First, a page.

A woman wails. All among that sound, a pile of snuffling
children sleep. I see this and them. Two houses by, a pot of
tea, unwatched, gets floury and this sweet scene slips into a
purple, softening dusk.
I can see this first poem as vividly now as when it first happened to me in sodden rural suburbia. Since then, I’ve been chasing such a moment—clutching either side of that teapot as it grows cold.
My second poem was in primary school, a progression that represented growth or change. Five lines. In this poem I strained to get that moment on the page and instead found myself gazing at a precarious pile of cliché, that surely someone had cruelly switched somewhere between writing and reading! This is the frustration of language over which poetry tries to leap. I have myself convinced that I wrote it like this:
Morning, food, sun
What I wrote then would be burdened by something else—that what I wrote was ‘bad poetry’. I was ashamed when I wrote the thing, condemned it to be the first of a pile of my poems that couldn’t leap over language. More crucially, it stays with me as a reminder of what is ‘bad’ in the small amount of poetry that makes that technical leap, or at least, what I was taught to believe makes a ‘bad poem’.
It’s a curious thing in my mind, ‘bad poetry’, but the meaning has changed over time for me. From the endearing fumbling of dimpled me writing on a weak, underwater memory; to pimpled me writing on the implications of that memory; pock-scarred me rewriting that little memory like a big, explanatory vector. In poetry workshops, I hear the jargon-riddled echoes of ‘bad poetry’ traced around this memory. Gendered parries spring up in its place—‘prosaic’, ‘shallow’, ‘flat’—which treat women’s writing like a cynical pulp cash-grab, or insipid self-maintenance. The racialised blows land heavier, no less patronising but certainly more accusatory – ‘opaque’, ‘didactic’, ‘plain(tive)’, ‘self-righteous’. These are all things underpinning judgements of technique, or even subtly informing those judgements—the original ‘bad poetry, weighted deeply by our perceptions of its authors and objects.
Somewhere amongst this you can find the poetry of Aboriginal women imprecisely characterised by the mess of sexism and racism—‘sentimentality’. Less the sum of gender and race, criticisms of Aboriginal women’s poetics strike deep to their poets; their contexts, their motives. In the canyon between life and national politics in Australian writing, the poetry of Aboriginal women has offered its back as a bridge (or has been co-opted into one). The late Oodgeroo Noonuccal wrote healing, soft poems for the Aboriginal girl, accusatory ones on her behalf against the white man and triumphant, tender mandates from Aunties to their people, and was disparaged for it by critics. Critics called her realist voice ‘amateurish’, her poetry ‘propagandist’.
Her work was ‘not verse’, and yet, in their mind it was verse that corrupted her authenticity as an Aboriginal woman ‘of the oral tradition’. What a double bind! An oral tradition, it appears, entirely incapable of what I think poetry purports to be: words that are more or less than the sum of their immediate, informative value. Perhaps those critics had not watched the richest verse exchanges from the perspective of a young Aboriginal girl—unfiltered, unrehearsed exchanges in yards/under houses, laden with context, rhythm and slowly unveiling surprise, furiously scratched down before they slip away. I have. They are technically and substantively exquisite.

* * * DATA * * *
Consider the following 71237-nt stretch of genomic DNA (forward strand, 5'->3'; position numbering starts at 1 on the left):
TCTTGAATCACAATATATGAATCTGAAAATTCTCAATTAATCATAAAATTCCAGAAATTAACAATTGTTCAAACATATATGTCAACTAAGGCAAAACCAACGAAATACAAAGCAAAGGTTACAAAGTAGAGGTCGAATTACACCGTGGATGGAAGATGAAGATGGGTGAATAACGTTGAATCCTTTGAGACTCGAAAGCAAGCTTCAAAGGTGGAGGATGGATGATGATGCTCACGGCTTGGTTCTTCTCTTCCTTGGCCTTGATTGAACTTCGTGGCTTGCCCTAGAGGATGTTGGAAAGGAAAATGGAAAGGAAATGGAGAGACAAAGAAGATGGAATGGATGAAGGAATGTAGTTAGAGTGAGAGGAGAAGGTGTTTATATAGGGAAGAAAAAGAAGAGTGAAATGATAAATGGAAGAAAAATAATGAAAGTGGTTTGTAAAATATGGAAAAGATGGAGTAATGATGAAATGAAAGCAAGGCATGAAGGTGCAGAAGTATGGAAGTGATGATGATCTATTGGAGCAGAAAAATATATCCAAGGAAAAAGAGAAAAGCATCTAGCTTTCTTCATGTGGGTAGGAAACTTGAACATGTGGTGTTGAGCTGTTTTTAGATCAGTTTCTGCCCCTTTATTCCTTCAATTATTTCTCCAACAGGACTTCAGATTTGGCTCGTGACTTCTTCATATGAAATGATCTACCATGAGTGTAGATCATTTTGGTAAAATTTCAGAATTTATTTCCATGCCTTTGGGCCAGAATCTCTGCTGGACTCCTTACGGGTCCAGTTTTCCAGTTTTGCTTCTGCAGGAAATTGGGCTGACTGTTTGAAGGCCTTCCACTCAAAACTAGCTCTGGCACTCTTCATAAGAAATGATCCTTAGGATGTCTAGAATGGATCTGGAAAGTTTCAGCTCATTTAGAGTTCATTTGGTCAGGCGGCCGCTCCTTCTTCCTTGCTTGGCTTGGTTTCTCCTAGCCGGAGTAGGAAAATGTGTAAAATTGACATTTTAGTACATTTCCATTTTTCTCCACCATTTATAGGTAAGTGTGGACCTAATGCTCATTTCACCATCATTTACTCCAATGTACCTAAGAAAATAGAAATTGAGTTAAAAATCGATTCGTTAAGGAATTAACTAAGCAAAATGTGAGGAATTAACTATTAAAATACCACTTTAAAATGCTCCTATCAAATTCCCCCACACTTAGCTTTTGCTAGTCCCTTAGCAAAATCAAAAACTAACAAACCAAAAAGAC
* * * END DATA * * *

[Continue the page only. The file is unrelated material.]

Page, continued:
Aboriginal women’s writing is instead relegated to the halls of ‘diversity writing’, or becomes the low-culture soil on which an Australian national identity, desperate to cheaply lose its responsibility, is built.
It is not merely that our poetry is grounded in the lived, suffered and eavesdropped; it is a devalued craft that is racialised, discontent and provocative. It makes sense, then, that the subtle body of gingerly-phrased criticism against Aboriginal women’s poetry, of which Noonuccal undoubtedly bore the public brunt, is informed by the assumption that it is a political, crude and inauthentic mess, or that well-worn epithet I hear from fellow students: ‘under-intellectualised’.
I continued to get a kick from writing ‘bad poetry’ throughout my youth and now, at my youth’s periphery. I have pages of diaries wracked with sloppy verse on crushes, family, racism, class and school—now conversations on trains, lovers, history, violence, culture, racism, sexism, pleasure, joy. And still, family, crushes, school, buses let me build a downy pile alongside these other hard things. I wrote my memoirs at eight, where I would tell them to a mirror, and little has changed since then. I have read and written Aboriginal women’s poetry that is unabashedly sentimental and in equal parts and without any contradiction, intellectual. ‘Bad poetry’ gave me the guts to write bad poetry and to see it for the fount of literature it was—in all its ‘soppy’ and ‘preachy’ parts.
I’ve written nothing else. A woman wails.
Alison Whittaker is a Gomeroi poet and essayist from the floodplain fringe of north-western New South Wales. She now lives in Sydney on Wangal land, studying and working in media law and Aboriginal women’s law and policy.